You might say that in a thriving public market that’s been lavished with national attention and various regional and national awards, standing out as the big cheese would be hard for any vendor. But at the Flint Farmers’ Market, Hills Home Cured Cheese does just that. And they literally are the “big cheese”.
For Paul Hills and his family, running a cheese stand in a farmer’s market is something that just comes naturally. After a lifetime of involvement in various markets Hills and his family have created a destination for cheese lovers from all over.
His grandparents started as fruit and poultry vendors at the Lansing City Market, a business that was later taken over by his father. “One day my father just decided he had had enough of the the fruit and poultry business and wanted to start selling cheese,” says Hills. “He began his cheese adventure in 1961, and has never looked back since.”
Naturally, being born into the cheese business, Hills caught the bug early and over time progressed into the business. “There was no question as to what I would do with my future,” he says. “Cheese is my life.” It shows in his dedication to educating his customers and in his efforts to keep the selection of cheese that they offer new and diverse.
Keeping their 3 locations (Flint Farmers’ Market, Davison Farmer’s Market and the Lansing City Market) stocked with the latest artisanal offerings and classic cheese varieties is tough for Hills. There is a lot of thought that goes into selecting the best variety of cheeses and into keeping a good balance of old favorites paired with new and local selections.
“My father and I work closely with many artisan cheese makers and distributors,” said Hills. “As far as deciding what to offer, this is quite possibly the best part. It involves a lot of taste-testing. We attend many cheese shows to check out the local talent, and to see what cheeses are up and coming in the market.”
Tastes change over time, for both Hills Home Cured Cheese customers as well as its owners. The ability keep a variety of unique cheeses from all over the world ensures that Hills will have just what his customers are looking for. Pinpointing a favorite for Hills is very much like hitting a moving target. “I go through phases as far as favorites go,” he says. “For this holiday season, we just got in Challerhocker. This cheese is fantastic! It is a raw milk gruyere from Switzerland. It has a very sweet and nutty flavor, with a firm yet creamy texture. It would be perfect for fondue, or even paired with a local hard cider.”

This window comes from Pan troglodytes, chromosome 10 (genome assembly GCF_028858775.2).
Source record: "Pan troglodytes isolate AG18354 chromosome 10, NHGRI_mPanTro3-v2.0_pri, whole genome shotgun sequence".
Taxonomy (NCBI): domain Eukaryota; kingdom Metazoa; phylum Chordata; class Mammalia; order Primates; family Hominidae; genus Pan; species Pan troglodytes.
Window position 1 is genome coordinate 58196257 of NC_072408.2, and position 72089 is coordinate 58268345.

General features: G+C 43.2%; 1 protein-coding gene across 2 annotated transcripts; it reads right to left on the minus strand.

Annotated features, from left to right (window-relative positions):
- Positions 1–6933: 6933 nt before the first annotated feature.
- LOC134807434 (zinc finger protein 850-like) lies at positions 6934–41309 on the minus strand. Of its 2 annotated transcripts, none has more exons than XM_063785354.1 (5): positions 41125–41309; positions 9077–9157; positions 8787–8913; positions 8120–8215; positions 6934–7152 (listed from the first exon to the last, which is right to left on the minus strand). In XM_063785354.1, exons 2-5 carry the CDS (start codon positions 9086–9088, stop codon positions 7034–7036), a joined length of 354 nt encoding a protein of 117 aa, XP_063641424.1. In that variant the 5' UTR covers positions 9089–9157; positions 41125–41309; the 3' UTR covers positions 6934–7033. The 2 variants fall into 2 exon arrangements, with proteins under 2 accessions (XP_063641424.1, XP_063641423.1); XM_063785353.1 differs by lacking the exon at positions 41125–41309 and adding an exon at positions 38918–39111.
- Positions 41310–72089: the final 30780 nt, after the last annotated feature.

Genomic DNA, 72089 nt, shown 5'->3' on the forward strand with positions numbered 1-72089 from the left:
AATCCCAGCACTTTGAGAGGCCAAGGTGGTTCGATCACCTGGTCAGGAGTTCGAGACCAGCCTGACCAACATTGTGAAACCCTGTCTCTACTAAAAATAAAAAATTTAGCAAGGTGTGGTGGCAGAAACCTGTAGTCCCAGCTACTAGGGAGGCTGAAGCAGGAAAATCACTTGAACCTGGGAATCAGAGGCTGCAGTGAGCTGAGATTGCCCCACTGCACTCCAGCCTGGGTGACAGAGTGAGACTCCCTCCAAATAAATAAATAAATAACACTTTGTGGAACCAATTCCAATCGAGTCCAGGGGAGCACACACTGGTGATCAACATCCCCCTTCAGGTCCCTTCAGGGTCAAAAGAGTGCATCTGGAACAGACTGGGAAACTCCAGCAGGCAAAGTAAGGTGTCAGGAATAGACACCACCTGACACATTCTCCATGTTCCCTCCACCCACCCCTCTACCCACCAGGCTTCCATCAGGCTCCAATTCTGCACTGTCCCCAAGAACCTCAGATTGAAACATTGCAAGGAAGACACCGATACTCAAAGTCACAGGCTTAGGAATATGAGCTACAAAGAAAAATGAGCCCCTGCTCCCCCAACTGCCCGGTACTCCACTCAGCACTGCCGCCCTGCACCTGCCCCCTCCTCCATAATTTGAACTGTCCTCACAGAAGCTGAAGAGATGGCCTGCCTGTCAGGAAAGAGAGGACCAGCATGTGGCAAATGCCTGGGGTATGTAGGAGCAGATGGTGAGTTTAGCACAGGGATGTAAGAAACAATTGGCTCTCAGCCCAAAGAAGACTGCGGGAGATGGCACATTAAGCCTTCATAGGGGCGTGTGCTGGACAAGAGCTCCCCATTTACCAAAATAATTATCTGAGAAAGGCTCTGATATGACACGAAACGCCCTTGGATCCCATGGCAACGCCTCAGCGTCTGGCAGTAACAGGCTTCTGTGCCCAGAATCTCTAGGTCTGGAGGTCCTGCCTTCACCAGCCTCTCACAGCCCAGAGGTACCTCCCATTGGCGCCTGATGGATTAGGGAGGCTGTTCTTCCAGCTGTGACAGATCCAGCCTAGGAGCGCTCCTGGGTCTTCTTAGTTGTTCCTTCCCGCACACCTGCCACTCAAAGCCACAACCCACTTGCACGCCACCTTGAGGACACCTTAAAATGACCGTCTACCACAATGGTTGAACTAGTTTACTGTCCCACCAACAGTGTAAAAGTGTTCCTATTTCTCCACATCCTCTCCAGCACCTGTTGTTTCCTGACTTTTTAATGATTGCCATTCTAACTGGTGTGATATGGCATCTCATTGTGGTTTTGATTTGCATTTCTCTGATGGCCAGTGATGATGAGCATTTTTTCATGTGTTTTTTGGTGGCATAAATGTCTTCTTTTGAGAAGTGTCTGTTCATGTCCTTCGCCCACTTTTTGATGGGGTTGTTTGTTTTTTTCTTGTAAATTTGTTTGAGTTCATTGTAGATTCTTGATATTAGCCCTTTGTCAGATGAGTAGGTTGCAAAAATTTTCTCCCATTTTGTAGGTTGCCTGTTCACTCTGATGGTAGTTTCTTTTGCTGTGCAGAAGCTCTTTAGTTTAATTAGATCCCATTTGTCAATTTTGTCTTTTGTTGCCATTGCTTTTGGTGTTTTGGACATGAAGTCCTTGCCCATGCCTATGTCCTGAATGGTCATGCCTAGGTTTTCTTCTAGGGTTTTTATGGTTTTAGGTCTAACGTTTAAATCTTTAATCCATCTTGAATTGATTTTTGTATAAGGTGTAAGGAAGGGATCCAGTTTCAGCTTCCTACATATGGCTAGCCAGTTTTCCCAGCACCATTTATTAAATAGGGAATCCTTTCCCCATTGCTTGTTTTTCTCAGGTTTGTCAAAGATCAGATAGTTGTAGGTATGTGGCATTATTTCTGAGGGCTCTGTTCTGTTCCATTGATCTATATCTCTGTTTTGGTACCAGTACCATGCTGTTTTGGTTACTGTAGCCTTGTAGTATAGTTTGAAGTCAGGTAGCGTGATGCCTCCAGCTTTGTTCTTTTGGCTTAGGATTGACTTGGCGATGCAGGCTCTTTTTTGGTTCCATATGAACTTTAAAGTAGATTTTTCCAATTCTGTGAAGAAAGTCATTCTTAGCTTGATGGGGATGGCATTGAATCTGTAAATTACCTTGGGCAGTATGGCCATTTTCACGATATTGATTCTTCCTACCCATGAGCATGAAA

It’s clear from the onset that you are talking to an expert when asking Hills for a recommendation. He and his staff take care to walk each of their customers through the intricacies and varied flavor profiles of the cheeses they offer. Samples are always in ample supply at their counter. Not to mention a great back story to many of the cheese makers that they feature. If you are looking for a cow’s milk cheese sourced from a small family farm in Iowa, they have it. If you are seeking out that unique cave ripened sheep’s milk cheese you had so many years ago on your honeymoon in Europe, well they probably have that too.
Local chefs and restaurateurs have taken notice too. With a customer base that is becoming more adventurous in their tastes and more demanding of unique menu selections, cheeses have become the perfect offering. Hills Home Cured Cheese has become a great source for many chefs looking to bring an uncommon flavor to their kitchen. “It is great to be able to work with such talented and supportive individuals,” says Hills. “I currently work with a number of local restaurants and food vendors between all three of our locations. They really have an advantage in a sense that they can find those unique cheeses that can be otherwise hard to find.”
In an age of big box stores and one sized fits all offerings from many grocery chains it is a breath of fresh air to still be able to find a specialized vendor like Hills Home Cured Cheese in a local market. Their love of the product and care in how they handle it shows through in every cheese they carry.